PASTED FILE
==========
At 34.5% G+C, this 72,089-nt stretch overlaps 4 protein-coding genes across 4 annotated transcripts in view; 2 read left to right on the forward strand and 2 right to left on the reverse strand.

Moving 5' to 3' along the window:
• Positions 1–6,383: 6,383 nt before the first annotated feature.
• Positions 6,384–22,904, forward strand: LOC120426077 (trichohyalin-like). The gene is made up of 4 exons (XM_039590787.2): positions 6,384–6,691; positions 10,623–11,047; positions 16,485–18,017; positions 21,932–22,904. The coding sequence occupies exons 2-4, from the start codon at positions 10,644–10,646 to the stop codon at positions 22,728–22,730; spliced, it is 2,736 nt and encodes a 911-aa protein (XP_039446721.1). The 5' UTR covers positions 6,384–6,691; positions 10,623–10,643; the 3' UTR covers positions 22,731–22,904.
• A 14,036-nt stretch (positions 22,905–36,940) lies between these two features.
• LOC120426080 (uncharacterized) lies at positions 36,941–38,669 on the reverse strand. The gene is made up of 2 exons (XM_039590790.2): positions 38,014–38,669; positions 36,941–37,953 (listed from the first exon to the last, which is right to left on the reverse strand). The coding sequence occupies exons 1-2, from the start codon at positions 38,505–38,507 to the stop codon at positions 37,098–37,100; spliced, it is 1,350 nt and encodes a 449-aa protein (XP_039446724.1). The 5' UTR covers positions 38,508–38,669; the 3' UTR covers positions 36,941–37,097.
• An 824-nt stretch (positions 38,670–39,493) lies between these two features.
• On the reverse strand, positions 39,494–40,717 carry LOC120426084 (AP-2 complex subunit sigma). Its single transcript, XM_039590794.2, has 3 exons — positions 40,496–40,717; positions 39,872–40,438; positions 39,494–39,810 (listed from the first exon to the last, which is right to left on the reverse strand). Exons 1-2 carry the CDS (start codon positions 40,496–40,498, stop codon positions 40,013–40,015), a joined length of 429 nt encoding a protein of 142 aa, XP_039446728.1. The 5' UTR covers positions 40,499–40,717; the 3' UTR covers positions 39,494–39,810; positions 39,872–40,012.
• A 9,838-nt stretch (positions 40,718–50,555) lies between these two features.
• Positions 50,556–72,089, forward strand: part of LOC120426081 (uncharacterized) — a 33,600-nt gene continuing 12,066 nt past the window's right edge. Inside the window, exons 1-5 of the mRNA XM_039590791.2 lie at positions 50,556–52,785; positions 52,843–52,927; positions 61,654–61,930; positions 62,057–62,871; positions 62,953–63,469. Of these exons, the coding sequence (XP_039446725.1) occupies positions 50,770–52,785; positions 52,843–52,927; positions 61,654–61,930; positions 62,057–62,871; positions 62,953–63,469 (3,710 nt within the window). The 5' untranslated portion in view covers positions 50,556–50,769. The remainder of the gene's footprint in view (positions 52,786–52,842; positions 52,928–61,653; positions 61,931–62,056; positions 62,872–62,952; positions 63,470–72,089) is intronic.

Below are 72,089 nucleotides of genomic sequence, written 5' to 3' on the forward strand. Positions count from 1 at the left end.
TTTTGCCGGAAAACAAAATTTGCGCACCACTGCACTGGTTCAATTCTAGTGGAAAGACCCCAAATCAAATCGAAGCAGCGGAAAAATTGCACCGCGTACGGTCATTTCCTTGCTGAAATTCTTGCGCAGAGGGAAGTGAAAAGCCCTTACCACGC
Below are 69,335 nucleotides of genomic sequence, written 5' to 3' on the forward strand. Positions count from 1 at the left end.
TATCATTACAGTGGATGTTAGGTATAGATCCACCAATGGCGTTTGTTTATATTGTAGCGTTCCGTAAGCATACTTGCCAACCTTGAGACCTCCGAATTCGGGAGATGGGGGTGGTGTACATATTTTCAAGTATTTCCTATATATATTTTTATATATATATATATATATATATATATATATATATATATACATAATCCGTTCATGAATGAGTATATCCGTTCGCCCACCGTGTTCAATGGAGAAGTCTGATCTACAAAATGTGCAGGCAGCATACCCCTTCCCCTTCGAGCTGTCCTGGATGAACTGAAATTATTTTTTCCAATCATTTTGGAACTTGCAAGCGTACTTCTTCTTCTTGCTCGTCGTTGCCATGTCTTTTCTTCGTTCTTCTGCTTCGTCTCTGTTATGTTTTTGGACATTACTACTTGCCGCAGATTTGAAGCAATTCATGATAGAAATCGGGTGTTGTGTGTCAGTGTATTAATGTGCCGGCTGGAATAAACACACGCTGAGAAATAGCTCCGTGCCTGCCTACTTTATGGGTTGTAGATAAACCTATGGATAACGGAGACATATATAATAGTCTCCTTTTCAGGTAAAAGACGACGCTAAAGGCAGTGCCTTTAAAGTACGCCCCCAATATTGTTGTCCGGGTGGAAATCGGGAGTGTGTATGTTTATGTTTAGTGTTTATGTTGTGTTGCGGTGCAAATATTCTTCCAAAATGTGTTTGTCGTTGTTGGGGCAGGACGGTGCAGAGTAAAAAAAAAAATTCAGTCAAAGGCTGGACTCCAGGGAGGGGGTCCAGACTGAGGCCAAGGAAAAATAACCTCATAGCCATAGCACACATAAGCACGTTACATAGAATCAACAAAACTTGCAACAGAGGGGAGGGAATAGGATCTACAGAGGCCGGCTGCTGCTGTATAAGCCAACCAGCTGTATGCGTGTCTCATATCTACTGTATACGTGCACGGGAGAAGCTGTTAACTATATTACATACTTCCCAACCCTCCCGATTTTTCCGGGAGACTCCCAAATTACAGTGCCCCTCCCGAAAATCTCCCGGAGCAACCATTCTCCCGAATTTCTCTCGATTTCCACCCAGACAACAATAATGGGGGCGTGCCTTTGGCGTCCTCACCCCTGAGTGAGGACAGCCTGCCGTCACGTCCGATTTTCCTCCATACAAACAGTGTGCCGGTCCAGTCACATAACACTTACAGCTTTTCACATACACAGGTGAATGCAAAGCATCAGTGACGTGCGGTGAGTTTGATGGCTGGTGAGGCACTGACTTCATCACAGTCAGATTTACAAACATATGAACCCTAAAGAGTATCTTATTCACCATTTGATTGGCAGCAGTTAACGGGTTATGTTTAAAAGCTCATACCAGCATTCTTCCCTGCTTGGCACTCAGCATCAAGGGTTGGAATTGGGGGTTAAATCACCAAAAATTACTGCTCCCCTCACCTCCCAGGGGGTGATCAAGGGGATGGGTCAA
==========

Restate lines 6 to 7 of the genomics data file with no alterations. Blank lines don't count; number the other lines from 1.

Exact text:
• LOC120426080 (uncharacterized) lies at positions 36,941–38,669 on the reverse strand. The gene is made up of 2 exons (XM_039590790.2): positions 38,014–38,669; positions 36,941–37,953 (listed from the first exon to the last, which is right to left on the reverse strand). The coding sequence occupies exons 1-2, from the start codon at positions 38,505–38,507 to the stop codon at positions 37,098–37,100; spliced, it is 1,350 nt and encodes a 449-aa protein (XP_039446724.1). The 5' UTR covers positions 38,508–38,669; the 3' UTR covers positions 36,941–37,097.
• An 824-nt stretch (positions 38,670–39,493) lies between these two features.